Back to overview

Large Eddy Simulation of Turbulent Penetration in a T-junction

Type of publication Peer-reviewed
Publikationsform Proceedings (peer-reviewed)
Publication date 2014
Author Kickhofel John, Prasser Horst-Michael,
Project Temperature Fluctuations in Fluid and Pipe Walls induced by Turbulent Mixing
Show all

Proceedings (peer-reviewed)

Title of proceedings International Congress on Advances in Nuclear Power Plants (ICAPP 2014)
Place Charlotte, U.S.A.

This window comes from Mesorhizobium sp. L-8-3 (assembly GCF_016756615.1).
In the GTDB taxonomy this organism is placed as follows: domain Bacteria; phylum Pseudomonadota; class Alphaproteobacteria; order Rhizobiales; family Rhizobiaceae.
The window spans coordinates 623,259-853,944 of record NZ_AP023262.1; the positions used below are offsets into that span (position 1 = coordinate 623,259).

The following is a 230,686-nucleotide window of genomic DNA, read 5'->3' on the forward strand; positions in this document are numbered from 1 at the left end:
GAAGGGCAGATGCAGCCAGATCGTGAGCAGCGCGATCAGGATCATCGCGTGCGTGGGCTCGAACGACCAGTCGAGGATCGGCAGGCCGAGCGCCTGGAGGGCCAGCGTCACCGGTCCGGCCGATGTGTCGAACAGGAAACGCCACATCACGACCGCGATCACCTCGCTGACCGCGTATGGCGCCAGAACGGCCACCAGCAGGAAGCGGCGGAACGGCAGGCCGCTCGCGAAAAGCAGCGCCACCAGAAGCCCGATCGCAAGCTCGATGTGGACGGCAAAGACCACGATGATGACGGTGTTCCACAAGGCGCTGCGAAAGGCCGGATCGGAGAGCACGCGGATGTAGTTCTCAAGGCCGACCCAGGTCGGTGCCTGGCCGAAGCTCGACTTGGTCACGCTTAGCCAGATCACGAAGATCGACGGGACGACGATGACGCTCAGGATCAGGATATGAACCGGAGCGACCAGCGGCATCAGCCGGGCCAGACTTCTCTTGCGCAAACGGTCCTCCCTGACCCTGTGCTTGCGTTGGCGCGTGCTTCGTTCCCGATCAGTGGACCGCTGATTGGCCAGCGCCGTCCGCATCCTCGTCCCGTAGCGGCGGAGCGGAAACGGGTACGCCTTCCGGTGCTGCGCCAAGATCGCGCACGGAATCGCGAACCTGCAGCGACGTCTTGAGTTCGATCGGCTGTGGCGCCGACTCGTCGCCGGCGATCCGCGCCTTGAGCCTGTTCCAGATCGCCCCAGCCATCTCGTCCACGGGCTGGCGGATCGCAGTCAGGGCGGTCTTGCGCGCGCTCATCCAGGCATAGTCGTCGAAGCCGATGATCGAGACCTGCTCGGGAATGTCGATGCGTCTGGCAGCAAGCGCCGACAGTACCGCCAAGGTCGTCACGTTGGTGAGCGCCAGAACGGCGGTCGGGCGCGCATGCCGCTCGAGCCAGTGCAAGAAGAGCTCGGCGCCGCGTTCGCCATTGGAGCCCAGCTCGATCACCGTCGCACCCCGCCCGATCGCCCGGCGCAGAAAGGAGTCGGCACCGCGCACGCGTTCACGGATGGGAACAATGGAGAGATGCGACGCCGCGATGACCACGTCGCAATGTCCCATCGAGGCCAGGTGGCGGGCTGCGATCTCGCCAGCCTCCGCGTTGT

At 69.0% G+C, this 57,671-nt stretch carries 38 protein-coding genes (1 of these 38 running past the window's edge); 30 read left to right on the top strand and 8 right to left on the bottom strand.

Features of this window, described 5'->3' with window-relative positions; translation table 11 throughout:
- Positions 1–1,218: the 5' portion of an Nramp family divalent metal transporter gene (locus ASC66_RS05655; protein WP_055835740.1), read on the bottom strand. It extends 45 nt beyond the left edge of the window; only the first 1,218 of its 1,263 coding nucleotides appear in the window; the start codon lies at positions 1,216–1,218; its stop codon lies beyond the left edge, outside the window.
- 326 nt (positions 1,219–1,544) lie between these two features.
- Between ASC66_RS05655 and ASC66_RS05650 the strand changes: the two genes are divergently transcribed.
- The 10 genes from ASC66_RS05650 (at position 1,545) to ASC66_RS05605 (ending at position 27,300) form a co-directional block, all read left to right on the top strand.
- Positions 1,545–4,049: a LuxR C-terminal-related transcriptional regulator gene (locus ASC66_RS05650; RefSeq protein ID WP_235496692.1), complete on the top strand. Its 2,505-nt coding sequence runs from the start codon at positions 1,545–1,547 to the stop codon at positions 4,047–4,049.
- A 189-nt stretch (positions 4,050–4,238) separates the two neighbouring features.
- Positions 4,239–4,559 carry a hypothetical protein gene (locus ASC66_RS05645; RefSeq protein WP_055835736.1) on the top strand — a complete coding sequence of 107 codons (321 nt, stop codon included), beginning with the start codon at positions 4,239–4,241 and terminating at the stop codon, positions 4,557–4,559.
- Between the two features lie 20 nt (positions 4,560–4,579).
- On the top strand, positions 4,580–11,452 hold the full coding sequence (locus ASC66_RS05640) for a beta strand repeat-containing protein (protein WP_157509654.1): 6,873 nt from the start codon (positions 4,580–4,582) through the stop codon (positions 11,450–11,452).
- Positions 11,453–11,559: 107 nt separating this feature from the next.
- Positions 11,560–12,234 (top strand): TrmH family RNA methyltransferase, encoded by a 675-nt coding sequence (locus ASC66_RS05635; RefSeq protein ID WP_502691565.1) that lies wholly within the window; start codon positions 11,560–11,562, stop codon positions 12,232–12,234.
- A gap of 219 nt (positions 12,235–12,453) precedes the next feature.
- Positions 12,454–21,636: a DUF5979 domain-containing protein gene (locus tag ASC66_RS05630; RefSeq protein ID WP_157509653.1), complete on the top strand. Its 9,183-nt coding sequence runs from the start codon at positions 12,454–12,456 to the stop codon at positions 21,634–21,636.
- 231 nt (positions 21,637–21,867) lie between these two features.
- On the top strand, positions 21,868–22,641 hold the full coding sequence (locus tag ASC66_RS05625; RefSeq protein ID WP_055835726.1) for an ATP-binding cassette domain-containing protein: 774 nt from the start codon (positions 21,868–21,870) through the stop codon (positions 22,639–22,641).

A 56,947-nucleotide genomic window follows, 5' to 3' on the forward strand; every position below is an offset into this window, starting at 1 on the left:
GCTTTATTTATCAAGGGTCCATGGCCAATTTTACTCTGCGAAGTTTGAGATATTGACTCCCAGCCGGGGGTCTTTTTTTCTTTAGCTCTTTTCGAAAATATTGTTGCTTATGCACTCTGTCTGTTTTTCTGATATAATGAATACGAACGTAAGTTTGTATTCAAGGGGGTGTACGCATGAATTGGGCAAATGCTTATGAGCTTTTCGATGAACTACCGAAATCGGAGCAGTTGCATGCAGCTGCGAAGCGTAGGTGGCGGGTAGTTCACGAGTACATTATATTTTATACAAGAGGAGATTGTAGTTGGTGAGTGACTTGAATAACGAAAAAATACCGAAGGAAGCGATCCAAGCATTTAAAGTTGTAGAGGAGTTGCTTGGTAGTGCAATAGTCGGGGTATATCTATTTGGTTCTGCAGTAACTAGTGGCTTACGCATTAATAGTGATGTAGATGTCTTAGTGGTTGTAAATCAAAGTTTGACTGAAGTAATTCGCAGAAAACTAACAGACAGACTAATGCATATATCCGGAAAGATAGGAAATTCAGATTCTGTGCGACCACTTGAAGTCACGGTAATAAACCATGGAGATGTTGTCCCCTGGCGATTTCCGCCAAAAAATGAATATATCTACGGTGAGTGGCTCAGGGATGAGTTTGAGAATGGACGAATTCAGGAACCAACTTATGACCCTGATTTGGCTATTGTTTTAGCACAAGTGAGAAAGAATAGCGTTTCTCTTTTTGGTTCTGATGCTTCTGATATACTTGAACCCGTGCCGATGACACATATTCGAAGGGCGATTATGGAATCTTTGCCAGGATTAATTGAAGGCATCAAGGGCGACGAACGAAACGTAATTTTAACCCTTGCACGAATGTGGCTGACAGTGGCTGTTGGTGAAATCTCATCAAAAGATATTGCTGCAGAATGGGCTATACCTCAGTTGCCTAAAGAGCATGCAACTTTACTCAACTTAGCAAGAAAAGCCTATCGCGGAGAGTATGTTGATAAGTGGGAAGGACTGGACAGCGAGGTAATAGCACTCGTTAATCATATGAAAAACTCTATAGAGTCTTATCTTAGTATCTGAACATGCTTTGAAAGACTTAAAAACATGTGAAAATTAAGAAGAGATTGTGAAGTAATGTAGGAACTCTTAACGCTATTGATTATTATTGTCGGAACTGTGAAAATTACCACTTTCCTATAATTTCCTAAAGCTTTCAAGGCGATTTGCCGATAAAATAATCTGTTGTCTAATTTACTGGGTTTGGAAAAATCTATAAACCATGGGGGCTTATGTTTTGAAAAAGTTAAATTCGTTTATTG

Cyclic temperature fluctuations leading to the formation and propagation of cracks in industrial piping systems is an ongoing area of research and concern in the nuclear thermal hydraulics field. This paper focuses on turbulent penetration of a fast main pipe flow into the branch line of T-junctions, especially when the branch is not completely “dead,” as in a leaking valve scenario with very high main pipe/branch line velocity ratios. A large eddy simulation of turbulent penetration in a T-junction using the WALE (Wall-Adapting Local Eddy-viscosity) subgrid scale model has been performed. A highly resolved prismatic-polyhedral grid (~6 million cells) is utilized for the simulation of 13 seconds of flow time. A velocity ratio of 100 between the main pipe (Dm = 50 mm) and branch line (Db = 26 mm) leads to turbulent penetration up to four branch diameters. Furthermore, a steady region of velocity shear leads to the formation of Kelvin Helmholtz Instabilities as the main flow boundary layer separates from the wall at the start of the branch line. The shearing of these waves is the likely cause of preferred scalar mixing frequencies in the branch. A comparison of the scalar mixing spectrum from the simulation with a broad peak in the mixing spectrum detected in experimental results, around 6 Hz, shows good qualitative agreement. Finally, the scalar average and RMS are found to be well reproduced by the LES simulations albeit with an underproduction of the mixing.